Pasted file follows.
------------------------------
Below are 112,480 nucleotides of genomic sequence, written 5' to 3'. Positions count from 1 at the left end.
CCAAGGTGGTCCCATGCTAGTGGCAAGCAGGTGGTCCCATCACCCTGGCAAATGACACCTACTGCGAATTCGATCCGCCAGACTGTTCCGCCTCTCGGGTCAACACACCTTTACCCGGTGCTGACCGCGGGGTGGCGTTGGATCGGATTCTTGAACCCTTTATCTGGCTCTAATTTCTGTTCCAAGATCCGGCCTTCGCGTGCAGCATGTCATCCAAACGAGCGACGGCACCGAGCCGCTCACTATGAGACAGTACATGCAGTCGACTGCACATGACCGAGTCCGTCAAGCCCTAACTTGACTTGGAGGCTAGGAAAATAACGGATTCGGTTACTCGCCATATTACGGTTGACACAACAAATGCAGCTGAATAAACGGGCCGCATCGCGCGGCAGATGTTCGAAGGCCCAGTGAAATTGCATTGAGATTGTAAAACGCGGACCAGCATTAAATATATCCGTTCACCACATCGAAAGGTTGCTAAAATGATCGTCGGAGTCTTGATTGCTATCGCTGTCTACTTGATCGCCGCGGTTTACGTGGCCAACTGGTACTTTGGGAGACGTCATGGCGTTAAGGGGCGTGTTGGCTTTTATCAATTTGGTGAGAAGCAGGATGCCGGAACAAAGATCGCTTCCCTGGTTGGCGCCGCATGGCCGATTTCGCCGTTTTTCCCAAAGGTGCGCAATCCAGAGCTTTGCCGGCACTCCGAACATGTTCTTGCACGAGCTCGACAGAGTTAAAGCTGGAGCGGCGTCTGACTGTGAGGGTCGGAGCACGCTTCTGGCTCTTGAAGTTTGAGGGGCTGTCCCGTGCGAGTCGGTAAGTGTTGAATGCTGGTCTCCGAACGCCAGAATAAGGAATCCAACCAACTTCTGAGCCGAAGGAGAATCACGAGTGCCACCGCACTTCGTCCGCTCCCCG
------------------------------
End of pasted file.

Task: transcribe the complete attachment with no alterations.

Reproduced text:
Below are 112,480 nucleotides of genomic sequence, written 5' to 3'. Positions count from 1 at the left end.
CCAAGGTGGTCCCATGCTAGTGGCAAGCAGGTGGTCCCATCACCCTGGCAAATGACACCTACTGCGAATTCGATCCGCCAGACTGTTCCGCCTCTCGGGTCAACACACCTTTACCCGGTGCTGACCGCGGGGTGGCGTTGGATCGGATTCTTGAACCCTTTATCTGGCTCTAATTTCTGTTCCAAGATCCGGCCTTCGCGTGCAGCATGTCATCCAAACGAGCGACGGCACCGAGCCGCTCACTATGAGACAGTACATGCAGTCGACTGCACATGACCGAGTCCGTCAAGCCCTAACTTGACTTGGAGGCTAGGAAAATAACGGATTCGGTTACTCGCCATATTACGGTTGACACAACAAATGCAGCTGAATAAACGGGCCGCATCGCGCGGCAGATGTTCGAAGGCCCAGTGAAATTGCATTGAGATTGTAAAACGCGGACCAGCATTAAATATATCCGTTCACCACATCGAAAGGTTGCTAAAATGATCGTCGGAGTCTTGATTGCTATCGCTGTCTACTTGATCGCCGCGGTTTACGTGGCCAACTGGTACTTTGGGAGACGTCATGGCGTTAAGGGGCGTGTTGGCTTTTATCAATTTGGTGAGAAGCAGGATGCCGGAACAAAGATCGCTTCCCTGGTTGGCGCCGCATGGCCGATTTCGCCGTTTTTCCCAAAGGTGCGCAATCCAGAGCTTTGCCGGCACTCCGAACATGTTCTTGCACGAGCTCGACAGAGTTAAAGCTGGAGCGGCGTCTGACTGTGAGGGTCGGAGCACGCTTCTGGCTCTTGAAGTTTGAGGGGCTGTCCCGTGCGAGTCGGTAAGTGTTGAATGCTGGTCTCCGAACGCCAGAATAAGGAATCCAACCAACTTCTGAGCCGAAGGAGAATCACGAGTGCCACCGCACTTCGTCCGCTCCCCG